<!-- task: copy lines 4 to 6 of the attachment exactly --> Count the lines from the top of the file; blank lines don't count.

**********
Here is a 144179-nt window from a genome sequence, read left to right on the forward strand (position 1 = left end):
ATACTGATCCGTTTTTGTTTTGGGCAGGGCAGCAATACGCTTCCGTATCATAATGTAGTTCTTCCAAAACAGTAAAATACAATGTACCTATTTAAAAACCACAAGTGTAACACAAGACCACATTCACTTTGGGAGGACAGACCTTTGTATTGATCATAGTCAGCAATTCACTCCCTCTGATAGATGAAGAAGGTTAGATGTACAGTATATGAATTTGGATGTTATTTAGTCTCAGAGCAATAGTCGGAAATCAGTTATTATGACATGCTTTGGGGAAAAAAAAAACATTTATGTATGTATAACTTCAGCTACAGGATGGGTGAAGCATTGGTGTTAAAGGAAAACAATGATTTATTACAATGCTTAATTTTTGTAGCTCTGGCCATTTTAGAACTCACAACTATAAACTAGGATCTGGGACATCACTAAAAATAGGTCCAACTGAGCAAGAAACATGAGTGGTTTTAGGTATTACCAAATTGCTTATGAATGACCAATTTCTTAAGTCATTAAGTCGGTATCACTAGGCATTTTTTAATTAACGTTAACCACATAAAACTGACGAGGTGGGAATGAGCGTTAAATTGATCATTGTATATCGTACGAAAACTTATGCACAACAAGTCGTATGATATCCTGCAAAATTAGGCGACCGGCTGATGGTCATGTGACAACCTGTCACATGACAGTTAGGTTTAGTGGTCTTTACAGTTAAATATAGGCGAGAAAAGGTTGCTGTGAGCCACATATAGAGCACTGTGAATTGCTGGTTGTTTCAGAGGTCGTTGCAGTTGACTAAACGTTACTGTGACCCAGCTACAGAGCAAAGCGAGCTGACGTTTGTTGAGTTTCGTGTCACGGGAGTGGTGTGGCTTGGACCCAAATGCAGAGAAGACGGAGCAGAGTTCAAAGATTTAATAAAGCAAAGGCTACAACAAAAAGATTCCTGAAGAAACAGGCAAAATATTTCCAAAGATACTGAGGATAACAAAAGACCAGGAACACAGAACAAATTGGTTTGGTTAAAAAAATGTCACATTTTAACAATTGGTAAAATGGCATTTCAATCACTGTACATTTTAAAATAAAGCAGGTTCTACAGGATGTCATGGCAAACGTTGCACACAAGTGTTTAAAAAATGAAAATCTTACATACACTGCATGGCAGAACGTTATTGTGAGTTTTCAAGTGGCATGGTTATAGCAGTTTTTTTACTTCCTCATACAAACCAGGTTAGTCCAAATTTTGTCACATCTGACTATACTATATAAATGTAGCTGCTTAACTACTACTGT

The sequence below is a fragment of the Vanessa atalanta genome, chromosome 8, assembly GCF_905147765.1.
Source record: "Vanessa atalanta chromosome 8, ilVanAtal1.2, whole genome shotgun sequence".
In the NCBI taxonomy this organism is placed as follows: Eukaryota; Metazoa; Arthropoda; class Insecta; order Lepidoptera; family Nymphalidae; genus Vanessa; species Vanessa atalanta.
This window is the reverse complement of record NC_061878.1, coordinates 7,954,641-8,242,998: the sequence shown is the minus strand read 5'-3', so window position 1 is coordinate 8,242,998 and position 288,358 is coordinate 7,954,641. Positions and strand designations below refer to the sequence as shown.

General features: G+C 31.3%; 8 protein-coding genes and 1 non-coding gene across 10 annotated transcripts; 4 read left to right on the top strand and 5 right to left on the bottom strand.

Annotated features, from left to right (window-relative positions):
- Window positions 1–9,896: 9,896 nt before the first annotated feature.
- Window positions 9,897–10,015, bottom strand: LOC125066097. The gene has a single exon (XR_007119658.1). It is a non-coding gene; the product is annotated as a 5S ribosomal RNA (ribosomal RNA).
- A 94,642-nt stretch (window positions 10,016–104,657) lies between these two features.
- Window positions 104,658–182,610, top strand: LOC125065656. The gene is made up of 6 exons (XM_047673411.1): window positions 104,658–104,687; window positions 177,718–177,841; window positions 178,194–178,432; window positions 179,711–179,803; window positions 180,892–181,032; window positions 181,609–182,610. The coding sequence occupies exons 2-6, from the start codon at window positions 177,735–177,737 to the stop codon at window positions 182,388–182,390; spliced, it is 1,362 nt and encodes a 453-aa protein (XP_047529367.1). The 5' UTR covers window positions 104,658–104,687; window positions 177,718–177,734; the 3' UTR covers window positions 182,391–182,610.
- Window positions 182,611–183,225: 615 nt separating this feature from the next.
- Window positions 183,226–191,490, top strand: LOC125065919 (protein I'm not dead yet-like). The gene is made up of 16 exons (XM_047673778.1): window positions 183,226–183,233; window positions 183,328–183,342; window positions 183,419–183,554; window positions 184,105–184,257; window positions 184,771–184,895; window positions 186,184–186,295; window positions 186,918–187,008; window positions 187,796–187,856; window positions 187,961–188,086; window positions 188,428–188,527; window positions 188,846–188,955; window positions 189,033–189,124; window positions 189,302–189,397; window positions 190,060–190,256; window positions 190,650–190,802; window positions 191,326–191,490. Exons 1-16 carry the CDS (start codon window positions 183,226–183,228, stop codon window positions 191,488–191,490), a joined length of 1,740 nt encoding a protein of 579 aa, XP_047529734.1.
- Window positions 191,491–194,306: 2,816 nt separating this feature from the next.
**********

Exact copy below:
Source record: "Vanessa atalanta chromosome 8, ilVanAtal1.2, whole genome shotgun sequence".
In the NCBI taxonomy this organism is placed as follows: Eukaryota; Metazoa; Arthropoda; class Insecta; order Lepidoptera; family Nymphalidae; genus Vanessa; species Vanessa atalanta.
This window is the reverse complement of record NC_061878.1, coordinates 7,954,641-8,242,998: the sequence shown is the minus strand read 5'-3', so window position 1 is coordinate 8,242,998 and position 288,358 is coordinate 7,954,641. Positions and strand designations below refer to the sequence as shown.